Gerry Canavan

the smartest kid on earth

Posts Tagged ‘economics of catastrophe

World-Historical Incompetence

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I agree with basically everything Adam Kotsko says here, except that my career is only about to be derailed by a financial crisis (as opposed to having already been derailed). Notably:

In addition, given the fact that this option exists, I believe that if Obama chose to obey the debt ceiling and defaulted on U.S. debt, he would be willfully causing a global financial crisis at a time when the economy is (in part due to the failures of his own policies) still extremely weak. Given the special role of U.S. debt in the global economy, it seems likely that said crisis would be the worst in the entire history of capitalism — if the collapse of one particular asset class reputed to be of AAA quality (CDOs, i.e. securitized mortgages) caused such chaos, what would happen when the gold standard of safe investments collapsed?

One thing’s for certain: the amount of human suffering that would result would be staggering, quickly shooting Obama up the list of “History’s Greatest Monsters.” In addition, he would be creating a situation in which someone like Michelle Bachmann could realistically be elected president, most likely creating a constitutional crisis of quite a different order.

I wish I knew for sure that Obama wouldn’t let that happen.

And, right on cue…

In addition to his warnings about the cost of a default, officials said, Mr. Geithner told the lawmakers the White House did not believe it had the authority, under the Constitution, to continue issuing debt if it reached the debt ceiling. Nobody in the room disputed Mr. Geithner’s bleak assessment, the officials said.

A Classic Bad News/Good News Situation

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Classic bad news/good news situation: Sure, Iceland’s economy has completely collapsed, but at least it caused McDonald’s to leave the country.

Written by gerrycanavan

October 26, 2009 at 11:53 pm

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Climate Change vs. GDP

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Nate Silver demolishes a new talking point that climate change will only reduce global GDP by 5% in one hundred years. Taking that very questionable assumption at face value, Nate writes:

Let’s see how much of the world we can destroy before getting to 5% of global GDP. The figures I’ll use are IMF estimates of 2008 GDP, for all countries bit Zimbabwe where the IMF did not publish a 2008 estimate and I use 2007 instead.

Zimbabwe, indeed, is the first country on the chopping block, whose 11.7 million greedy bastards consume a whole 0.0196 percent of the world’s output — a global low of just $55 per person. After that, we get to destroy Burundi, The Congo (the larger of the two Congos — the one that used to be called Zaire), Liberia, Guinea-Bissau, Eretrea, Malawai … do you really me to go through the whole list? You do? … Malwai, Ethopia, Sierra Leone, Niger, Afghanistan (big problem solved there), Togo, Guinea, Uganda, Madagascar, the Central African Republic, Nepal, Myanmar, Rwanda, Mozambique, Timor-Leste, the Gambia — we’ve only used 0.27 percent of GDP to this point, by the way — Bangladesh (which has 162 million people), Tanzania, Burkina Faso, Mali, Lesotho, Ghana, Haiti, Tajikistan, Comoros, Cambodia, Laos, Benin, Kenya, Chad, The Soloman Islands and Kyrgyzistan. Next up is India, which, while growing, still consumes only 2 percent of world GDP. Then Nicaragua, Uzbekistan, Vietnam, Mauritania, Pakistan (another problem solved), Senegal, São Tomé and Príncipe, Côte d’Ivoire, Zambia, Yemen, Cameroon, Djibouti, Papua New Guinea, Kiribati, Nigeria (another pretty big country — we’ve now got only about 1.4 points of GDP left), Guyana, the Sudan, Bolivia (our first foray into South America), Moldova, Honduras, the Philippines, Sra Lanka, Mongolia, Bhutan and Egypt.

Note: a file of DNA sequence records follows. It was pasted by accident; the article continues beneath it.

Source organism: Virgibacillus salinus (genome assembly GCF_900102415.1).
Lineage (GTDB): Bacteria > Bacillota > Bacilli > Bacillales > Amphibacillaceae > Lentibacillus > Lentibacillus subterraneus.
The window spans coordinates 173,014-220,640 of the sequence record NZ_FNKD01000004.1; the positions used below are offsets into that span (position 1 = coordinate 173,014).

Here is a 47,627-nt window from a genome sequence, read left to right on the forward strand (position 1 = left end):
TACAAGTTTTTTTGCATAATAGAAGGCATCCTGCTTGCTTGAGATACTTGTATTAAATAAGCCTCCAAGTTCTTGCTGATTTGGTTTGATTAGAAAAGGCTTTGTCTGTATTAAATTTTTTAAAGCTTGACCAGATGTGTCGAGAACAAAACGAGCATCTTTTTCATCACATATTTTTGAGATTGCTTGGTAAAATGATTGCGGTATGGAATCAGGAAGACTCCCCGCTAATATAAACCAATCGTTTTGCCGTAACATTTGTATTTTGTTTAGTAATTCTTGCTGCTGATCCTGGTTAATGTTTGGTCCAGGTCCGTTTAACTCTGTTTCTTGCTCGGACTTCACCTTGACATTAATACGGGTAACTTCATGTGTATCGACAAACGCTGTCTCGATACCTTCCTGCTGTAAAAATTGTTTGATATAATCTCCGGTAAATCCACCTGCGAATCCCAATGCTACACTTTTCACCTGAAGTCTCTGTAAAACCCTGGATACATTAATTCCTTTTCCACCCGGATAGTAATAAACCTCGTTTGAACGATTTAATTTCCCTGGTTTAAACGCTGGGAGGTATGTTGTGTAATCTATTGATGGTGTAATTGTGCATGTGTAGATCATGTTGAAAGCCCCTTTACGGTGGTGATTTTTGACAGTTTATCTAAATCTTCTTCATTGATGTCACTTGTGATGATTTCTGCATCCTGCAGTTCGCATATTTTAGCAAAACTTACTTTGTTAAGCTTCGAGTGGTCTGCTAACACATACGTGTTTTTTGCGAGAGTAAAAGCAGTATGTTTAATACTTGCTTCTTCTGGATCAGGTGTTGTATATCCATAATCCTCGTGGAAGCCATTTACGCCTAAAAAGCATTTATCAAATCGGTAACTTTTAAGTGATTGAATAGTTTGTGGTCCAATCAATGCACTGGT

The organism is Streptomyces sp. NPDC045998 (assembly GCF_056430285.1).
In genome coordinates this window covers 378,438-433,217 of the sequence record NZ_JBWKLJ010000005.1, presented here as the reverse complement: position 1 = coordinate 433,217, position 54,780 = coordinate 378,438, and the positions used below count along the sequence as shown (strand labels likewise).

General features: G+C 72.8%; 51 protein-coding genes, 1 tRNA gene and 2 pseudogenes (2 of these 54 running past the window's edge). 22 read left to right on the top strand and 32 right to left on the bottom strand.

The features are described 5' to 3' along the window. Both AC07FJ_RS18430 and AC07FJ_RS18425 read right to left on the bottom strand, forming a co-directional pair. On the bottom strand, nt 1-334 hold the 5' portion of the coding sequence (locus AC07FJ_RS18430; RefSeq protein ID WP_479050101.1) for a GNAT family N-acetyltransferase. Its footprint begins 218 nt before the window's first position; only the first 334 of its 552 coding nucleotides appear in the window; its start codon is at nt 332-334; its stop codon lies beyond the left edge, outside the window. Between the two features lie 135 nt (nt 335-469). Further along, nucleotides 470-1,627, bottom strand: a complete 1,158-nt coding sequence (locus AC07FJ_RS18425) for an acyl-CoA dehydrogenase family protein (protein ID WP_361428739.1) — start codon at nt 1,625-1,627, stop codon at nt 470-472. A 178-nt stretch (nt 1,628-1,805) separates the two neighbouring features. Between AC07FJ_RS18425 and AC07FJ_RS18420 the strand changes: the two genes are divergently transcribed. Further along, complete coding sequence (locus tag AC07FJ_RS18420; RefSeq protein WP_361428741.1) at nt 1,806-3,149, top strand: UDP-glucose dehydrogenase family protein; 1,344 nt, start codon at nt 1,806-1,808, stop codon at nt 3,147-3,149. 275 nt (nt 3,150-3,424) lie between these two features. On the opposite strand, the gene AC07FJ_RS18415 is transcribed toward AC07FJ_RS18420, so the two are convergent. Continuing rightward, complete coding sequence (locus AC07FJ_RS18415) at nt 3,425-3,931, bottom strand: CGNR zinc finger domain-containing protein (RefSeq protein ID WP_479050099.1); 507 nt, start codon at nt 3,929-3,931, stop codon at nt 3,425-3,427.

At this point, we’ve used up 4.4 points of GDP. Indonesia is next on the list of lowest per-capita GDPs. But unfortunately we can’t quite fit them into the budget so we’ll spare them, opting instead for Vanauatu, Tonga, Paragua, Morocco, Syria, Swaziland, Samoa, Guatemala, Georgia (the country — not the place where they have Chik-Fil-A), the other Congo, and Iraq. Skipping China, we then get to Armenia, Jordan, Cape Verde, the Maldives — and another big bunch of skips follows here since we’re very low on budget — Fiji and finally Namibia. Collectively, these countries consume 4.99997 percent of the world’s GDP. There’s absolutely no budget left for anyone else — not even St. Vincent and the Grenadines, which would be a great band name, BTW.

So, we’ll have to settle for just these 81 countries, which collectively have a mere 2,865,623,000 people, or about 43 percent of the world’s population.

Written by gerrycanavan

June 29, 2009 at 1:15 pm

The Economics of Catastrophe

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The economics of catastrophe: Climate Progress critiques a recent Paul Krugman post on Marty Weitzman and Bjørn Lomborg. Here’s the key point:

Harvard economist Martin Weitzman has a new paper in which he points out that the vast majority of conventional economic analyses of climate change should carry the following label:

WARNING: to be used ONLY for cost-benefit analysis of non-extreme climate change possibilities. NOT INTENDED to cover welfare evaluation of extreme tail possibilities, for which a complete accounting might produce ARBITRARILY DIFFERENT welfare outcomes.

In short, if you don’t factor in plausible worst-case scenarios — and the vast majority of economic analyses don’t (this means you, William Nordhaus, and you, too, Bjørn Lomborg) — your analysis is useless.

Written by gerrycanavan

July 30, 2008 at 1:22 am